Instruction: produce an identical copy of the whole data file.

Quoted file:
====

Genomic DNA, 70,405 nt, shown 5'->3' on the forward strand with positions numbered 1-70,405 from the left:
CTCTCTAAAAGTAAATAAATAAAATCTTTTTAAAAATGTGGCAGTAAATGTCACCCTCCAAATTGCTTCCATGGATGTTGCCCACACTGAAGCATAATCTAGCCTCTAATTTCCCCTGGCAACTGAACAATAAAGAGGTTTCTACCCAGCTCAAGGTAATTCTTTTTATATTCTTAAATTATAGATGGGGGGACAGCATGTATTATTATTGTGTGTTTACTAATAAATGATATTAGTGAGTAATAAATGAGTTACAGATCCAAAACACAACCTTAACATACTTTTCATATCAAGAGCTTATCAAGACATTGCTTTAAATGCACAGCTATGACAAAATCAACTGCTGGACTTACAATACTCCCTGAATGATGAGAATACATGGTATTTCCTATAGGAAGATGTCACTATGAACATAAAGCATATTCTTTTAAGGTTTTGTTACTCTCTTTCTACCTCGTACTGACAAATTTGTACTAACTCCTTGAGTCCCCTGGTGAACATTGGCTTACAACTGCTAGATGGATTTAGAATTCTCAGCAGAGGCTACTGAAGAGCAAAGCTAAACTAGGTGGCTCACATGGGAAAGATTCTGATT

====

Genomic DNA, 70,405 nt, shown 5'->3' on the forward strand with positions numbered 1-70,405 from the left:
CTCTCTAAAAGTAAATAAATAAAATCTTTTTAAAAATGTGGCAGTAAATGTCACCCTCCAAATTGCTTCCATGGATGTTGCCCACACTGAAGCATAATCTAGCCTCTAATTTCCCCTGGCAACTGAACAATAAAGAGGTTTCTACCCAGCTCAAGGTAATTCTTTTTATATTCTTAAATTATAGATGGGGGGACAGCATGTATTATTATTGTGTGTTTACTAATAAATGATATTAGTGAGTAATAAATGAGTTACAGATCCAAAACACAACCTTAACATACTTTTCATATCAAGAGCTTATCAAGACATTGCTTTAAATGCACAGCTATGACAAAATCAACTGCTGGACTTACAATACTCCCTGAATGATGAGAATACATGGTATTTCCTATAGGAAGATGTCACTATGAACATAAAGCATATTCTTTTAAGGTTTTGTTACTCTCTTTCTACCTCGTACTGACAAATTTGTACTAACTCCTTGAGTCCCCTGGTGAACATTGGCTTACAACTGCTAGATGGATTTAGAATTCTCAGCAGAGGCTACTGAAGAGCAAAGCTAAACTAGGTGGCTCACATGGGAAAGATTCTGATT